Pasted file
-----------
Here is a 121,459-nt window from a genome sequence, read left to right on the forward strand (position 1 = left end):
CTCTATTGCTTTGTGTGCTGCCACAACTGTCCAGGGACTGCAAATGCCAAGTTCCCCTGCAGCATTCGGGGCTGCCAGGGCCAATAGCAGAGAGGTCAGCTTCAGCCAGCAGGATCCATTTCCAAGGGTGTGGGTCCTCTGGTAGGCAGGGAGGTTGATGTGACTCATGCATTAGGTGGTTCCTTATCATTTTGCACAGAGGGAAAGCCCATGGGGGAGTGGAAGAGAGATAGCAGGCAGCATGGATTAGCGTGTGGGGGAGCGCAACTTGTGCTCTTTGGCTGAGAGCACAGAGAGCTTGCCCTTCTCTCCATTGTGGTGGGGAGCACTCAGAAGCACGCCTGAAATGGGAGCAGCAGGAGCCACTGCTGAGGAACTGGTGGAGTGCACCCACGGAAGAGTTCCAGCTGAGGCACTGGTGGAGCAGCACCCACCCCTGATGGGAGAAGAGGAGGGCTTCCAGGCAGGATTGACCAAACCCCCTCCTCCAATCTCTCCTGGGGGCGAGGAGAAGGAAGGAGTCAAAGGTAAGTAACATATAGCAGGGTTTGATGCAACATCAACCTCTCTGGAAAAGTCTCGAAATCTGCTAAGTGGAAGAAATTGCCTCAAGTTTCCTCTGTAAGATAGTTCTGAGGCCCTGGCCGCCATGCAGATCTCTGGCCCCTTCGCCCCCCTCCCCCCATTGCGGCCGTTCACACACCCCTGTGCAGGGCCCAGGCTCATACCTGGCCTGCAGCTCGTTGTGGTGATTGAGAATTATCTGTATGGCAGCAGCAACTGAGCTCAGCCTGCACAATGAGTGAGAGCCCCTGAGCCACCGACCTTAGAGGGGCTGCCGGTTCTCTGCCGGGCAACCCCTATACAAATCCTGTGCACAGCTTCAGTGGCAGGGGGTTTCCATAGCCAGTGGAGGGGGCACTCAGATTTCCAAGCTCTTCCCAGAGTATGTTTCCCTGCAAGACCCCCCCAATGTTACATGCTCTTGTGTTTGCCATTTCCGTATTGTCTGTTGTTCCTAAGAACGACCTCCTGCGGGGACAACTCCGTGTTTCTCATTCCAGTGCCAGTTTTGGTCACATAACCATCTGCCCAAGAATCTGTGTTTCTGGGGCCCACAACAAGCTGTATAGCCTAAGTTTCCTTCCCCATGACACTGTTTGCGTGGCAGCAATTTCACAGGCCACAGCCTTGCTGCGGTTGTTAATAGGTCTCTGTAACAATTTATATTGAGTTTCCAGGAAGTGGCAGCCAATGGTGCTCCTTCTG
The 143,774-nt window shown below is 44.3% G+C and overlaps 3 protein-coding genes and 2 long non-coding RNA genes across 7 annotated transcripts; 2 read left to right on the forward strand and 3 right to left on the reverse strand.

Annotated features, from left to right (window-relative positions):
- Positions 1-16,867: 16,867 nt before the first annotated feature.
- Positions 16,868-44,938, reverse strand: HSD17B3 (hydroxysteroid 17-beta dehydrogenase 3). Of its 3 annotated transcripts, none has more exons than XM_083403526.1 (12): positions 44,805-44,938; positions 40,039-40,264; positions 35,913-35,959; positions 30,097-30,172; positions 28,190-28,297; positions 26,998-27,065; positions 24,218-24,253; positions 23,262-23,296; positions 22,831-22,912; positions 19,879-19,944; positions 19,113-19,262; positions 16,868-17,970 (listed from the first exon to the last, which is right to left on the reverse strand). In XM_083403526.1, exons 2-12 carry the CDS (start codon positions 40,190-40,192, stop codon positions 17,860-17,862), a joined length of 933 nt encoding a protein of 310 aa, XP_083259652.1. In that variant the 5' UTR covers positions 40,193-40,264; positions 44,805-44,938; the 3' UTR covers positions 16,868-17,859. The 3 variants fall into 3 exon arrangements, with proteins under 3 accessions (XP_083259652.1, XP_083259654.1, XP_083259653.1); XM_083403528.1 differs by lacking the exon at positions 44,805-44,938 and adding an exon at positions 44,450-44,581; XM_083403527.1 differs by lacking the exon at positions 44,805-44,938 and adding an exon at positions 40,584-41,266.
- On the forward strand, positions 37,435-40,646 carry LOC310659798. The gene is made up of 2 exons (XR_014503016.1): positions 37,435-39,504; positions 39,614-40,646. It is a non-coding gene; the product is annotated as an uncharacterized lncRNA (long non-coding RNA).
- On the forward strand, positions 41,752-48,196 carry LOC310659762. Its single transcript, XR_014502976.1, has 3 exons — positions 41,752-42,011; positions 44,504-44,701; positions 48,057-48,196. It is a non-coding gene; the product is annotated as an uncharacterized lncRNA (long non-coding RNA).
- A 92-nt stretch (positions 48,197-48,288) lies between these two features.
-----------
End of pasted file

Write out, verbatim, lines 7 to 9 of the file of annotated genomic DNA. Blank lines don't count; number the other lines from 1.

- On the forward strand, positions 37,435-40,646 carry LOC310659798. The gene is made up of 2 exons (XR_014503016.1): positions 37,435-39,504; positions 39,614-40,646. It is a non-coding gene; the product is annotated as an uncharacterized lncRNA (long non-coding RNA).
- On the forward strand, positions 41,752-48,196 carry LOC310659762. Its single transcript, XR_014502976.1, has 3 exons — positions 41,752-42,011; positions 44,504-44,701; positions 48,057-48,196. It is a non-coding gene; the product is annotated as an uncharacterized lncRNA (long non-coding RNA).
- A 92-nt stretch (positions 48,197-48,288) lies between these two features.